There are always a handful of news stories that one sees out of the corner of one's eye. Of the major ones – say, Mubarak being overthrown in Egypt – one knows every detail. As one should. But it's the pure entertainment stories I find I'm happy to let sit on the periphery of my brain, until and unless it becomes absolutely necessary to bring them to the forefront.
Now that I have seen hours of footage of Charlie Sheen and read Twitter posts (countless) on the subject, I am nostalgic for my ignorance. Gone are the days of a few weeks ago when I would have summarised Sheen's story thusly: something about drugs and porn stars and tiger blood? Something about, he drinks it so that he might become a winner?
I've always been like this with anything that involves sex, drugs and rock and roll. Me in 2006: something about Tom Cruise landing in a spaceship and putting his feet up on Oprah's sofa? Me in January of 1998: something about a cigar and a dry-cleaning bill? The easiest stories to latch on to (celebrity scandals – national and international alike) have never held much interest for me.
This is not snobbery. It's the reverse. I am not "above it" and would love to know every last detail about what goes on in Charlie Sheen's house. I want to hear the conversations he has when he's yelling between rooms with his "goddesses" about dinner plans. I want to know what he eats, what brand of shampoo he likes, his most humiliating fart story.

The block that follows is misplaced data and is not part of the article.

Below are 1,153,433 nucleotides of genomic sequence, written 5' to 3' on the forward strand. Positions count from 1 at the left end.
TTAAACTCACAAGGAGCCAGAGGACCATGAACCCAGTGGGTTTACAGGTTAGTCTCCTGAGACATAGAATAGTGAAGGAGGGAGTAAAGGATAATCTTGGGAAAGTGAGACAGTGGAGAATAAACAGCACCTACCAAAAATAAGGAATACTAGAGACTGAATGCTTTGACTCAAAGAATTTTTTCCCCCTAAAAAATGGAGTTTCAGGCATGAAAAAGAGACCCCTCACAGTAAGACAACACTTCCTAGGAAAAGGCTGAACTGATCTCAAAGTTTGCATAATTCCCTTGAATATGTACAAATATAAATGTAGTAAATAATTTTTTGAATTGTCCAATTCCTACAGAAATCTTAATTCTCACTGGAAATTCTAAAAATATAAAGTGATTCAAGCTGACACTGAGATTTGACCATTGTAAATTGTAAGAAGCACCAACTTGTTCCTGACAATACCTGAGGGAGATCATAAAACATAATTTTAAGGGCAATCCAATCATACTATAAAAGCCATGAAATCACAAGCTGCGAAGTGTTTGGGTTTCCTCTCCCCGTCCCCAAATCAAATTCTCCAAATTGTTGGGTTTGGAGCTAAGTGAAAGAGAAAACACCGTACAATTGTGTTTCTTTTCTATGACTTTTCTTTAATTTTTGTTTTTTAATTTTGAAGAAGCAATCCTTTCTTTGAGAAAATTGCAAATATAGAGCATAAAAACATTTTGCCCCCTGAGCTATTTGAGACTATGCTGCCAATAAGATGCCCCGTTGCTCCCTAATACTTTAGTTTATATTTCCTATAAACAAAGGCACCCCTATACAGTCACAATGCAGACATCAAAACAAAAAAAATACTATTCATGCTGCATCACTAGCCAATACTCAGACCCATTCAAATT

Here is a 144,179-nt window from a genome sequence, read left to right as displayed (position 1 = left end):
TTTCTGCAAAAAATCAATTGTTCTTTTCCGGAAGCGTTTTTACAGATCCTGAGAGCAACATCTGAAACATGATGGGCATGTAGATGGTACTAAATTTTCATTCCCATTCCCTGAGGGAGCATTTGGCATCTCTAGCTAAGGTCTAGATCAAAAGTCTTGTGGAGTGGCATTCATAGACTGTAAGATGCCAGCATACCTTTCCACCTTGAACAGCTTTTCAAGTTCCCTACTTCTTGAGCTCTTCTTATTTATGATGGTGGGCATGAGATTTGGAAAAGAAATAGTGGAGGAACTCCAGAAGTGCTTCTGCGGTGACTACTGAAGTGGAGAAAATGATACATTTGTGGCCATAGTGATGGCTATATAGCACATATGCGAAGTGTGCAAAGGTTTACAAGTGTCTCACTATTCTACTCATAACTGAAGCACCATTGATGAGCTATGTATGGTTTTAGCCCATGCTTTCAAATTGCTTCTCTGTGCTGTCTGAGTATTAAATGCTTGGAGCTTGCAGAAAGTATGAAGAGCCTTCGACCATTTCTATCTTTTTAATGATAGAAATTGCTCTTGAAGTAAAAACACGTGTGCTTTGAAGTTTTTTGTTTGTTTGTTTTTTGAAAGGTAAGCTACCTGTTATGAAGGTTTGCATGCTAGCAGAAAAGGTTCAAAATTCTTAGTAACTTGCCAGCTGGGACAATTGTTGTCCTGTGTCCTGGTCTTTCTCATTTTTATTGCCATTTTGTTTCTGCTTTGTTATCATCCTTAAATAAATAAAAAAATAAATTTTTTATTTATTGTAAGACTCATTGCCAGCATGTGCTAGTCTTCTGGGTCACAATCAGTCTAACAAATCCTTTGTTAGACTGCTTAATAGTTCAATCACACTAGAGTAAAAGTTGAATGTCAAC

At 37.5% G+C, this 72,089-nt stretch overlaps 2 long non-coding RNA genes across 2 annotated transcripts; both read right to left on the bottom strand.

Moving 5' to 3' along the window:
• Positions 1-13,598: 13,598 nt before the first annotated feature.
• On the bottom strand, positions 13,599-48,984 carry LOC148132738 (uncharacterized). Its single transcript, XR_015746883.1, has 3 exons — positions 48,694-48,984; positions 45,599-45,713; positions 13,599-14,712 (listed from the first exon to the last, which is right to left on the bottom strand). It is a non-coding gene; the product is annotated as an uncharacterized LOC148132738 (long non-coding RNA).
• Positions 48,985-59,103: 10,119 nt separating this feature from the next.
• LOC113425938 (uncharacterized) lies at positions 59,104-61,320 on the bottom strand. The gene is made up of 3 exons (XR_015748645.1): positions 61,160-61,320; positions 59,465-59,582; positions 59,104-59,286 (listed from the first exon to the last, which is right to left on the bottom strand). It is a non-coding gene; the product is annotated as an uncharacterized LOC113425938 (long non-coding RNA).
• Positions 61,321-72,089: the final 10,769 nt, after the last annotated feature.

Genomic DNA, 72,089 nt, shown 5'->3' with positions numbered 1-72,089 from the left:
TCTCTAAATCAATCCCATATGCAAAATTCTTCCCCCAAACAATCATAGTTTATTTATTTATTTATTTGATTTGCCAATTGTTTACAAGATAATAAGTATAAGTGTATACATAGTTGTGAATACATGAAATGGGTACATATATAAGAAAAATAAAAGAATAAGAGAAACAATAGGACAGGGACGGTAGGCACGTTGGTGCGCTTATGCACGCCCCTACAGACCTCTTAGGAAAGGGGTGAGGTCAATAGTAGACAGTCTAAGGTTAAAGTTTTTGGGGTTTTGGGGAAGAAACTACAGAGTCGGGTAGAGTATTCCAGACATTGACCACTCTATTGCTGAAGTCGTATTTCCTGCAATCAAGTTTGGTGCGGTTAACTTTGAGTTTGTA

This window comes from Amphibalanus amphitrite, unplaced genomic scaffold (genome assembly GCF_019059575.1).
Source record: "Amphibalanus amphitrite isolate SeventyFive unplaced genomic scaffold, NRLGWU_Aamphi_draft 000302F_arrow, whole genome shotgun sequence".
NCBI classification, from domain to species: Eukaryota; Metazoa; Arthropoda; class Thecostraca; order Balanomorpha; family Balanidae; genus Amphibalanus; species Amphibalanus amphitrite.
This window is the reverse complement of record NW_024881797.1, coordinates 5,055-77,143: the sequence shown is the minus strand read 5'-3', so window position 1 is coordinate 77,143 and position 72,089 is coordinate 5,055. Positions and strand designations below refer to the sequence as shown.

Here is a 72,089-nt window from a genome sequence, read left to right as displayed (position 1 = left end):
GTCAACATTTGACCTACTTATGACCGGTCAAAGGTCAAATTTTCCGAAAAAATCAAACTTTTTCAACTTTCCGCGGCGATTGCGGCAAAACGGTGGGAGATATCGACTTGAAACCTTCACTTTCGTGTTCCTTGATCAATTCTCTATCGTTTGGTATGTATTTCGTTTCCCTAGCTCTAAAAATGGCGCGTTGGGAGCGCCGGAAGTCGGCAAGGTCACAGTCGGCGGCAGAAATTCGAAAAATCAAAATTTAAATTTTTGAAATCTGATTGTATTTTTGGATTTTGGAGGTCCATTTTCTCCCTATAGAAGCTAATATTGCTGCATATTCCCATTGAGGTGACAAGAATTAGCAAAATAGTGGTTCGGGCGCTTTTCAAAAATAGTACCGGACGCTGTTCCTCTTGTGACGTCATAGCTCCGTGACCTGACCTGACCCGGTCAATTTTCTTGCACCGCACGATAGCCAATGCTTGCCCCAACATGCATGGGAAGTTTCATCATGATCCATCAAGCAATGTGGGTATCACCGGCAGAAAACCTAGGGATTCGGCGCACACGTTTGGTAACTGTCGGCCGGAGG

Alas, when it comes to these type of stories, we will never know the details. So I will never be satisfied. I can learn the facts of a major diplomatic crisis and feel like I have a handle on it, but the scandals of the world? They never seem to run in a linear fashion. Instead, they either free-form explode on gossip blogs or just go round and round in circles until someone shows up with a television camera.
Therefore, until Charlie Sheen invites me into his home, opens his medicine cabinet and gives me his grandmother's lasagne recipe, I'd rather not make myself dizzy trying to keep up.
Sloane Crosley is author of 'How Did You Get This Number' (Portobello)